If however the results are not all directly related to the search query, chances are your content may not be up to snuff.

So how do we know the difference?

We start by running the exact Google search we are trying to rank for.

If we use the example of “can dogs have blue eyes?”, it should be simple to understand

Understanding The Search Intent:

Let's start by running a search for “can dogs have blue eyes”.

Now, let's take just a second to think about what we would expect to see if we were to have this question.

While your answer may vary slightly from mine, I'm willing to bet you would expect to see answers to this question. 

Something like a blog post, Youtube video, or magazine article that has the title “can dogs have blue eyes?”.

If we don't see many direct answers to this question on the first page, chances are that if we created a direct response to this question, we would not need additional links to rank for that.

Keep in mind, Google is always trying to put the results in front of the searcher that has the highest likelihood of answering the question.

While they may backfill some of the search results with articles like “10 dogs that have blue eyes”, Google isn’t sure that that article will correctly answer your question and as a result will favor content that does.

After running the search, we can see Google doesn't seem to have a good and direct answer to this question and is populating these search results with web pages that would be more appropriate for a search like “dogs with blue eyes” or “what breed of dogs have blue eyes”.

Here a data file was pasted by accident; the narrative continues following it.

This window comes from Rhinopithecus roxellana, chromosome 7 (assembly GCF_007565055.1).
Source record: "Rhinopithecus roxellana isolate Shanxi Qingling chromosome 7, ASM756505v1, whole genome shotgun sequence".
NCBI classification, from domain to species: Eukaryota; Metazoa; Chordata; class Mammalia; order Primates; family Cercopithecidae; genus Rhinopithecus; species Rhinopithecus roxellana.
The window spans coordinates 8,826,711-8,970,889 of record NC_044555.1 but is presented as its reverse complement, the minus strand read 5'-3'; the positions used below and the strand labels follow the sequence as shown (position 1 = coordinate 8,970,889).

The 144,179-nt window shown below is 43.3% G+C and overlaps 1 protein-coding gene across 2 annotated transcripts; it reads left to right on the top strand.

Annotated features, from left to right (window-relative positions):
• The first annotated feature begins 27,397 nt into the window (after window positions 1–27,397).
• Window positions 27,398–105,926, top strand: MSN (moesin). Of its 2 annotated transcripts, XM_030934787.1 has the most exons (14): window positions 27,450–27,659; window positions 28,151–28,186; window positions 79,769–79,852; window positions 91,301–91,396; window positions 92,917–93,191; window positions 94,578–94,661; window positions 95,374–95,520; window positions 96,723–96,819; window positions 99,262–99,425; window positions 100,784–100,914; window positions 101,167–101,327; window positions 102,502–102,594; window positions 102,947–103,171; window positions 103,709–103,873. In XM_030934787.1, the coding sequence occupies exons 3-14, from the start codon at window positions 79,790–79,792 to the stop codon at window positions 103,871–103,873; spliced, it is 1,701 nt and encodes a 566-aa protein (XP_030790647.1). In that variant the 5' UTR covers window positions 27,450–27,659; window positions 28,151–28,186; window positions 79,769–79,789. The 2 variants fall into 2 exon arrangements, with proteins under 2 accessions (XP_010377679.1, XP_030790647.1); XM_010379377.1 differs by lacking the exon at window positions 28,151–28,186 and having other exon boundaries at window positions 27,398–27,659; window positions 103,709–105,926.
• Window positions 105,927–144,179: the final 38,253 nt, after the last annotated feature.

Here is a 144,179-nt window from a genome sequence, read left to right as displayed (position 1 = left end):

In this case, if we wrote a blog post that directly answered this question, we would have a good chance to rank on the first page without much or any need for backlinks.

If however, we run the search for “dog breeds with blue eyes “, it's logical to assume that the searcher would want to see a list of breeds that could have blue eyes.

As expected, that's exactly what we see when we arrive on this search results page.

It's important to keep in mind that even if all of the existing results correctly matched the searcher's intent, we still need to take a few more steps to understand if that specific piece of content may need links to rank.

How Strong Are The Ranking Competitors

If you've completed the search intent analysis step and believe that your post may need a few links to rank, the next step is to take a look at your favorite SEO tool to help you analyze the search results.

I like to use UberSuggest for this personally.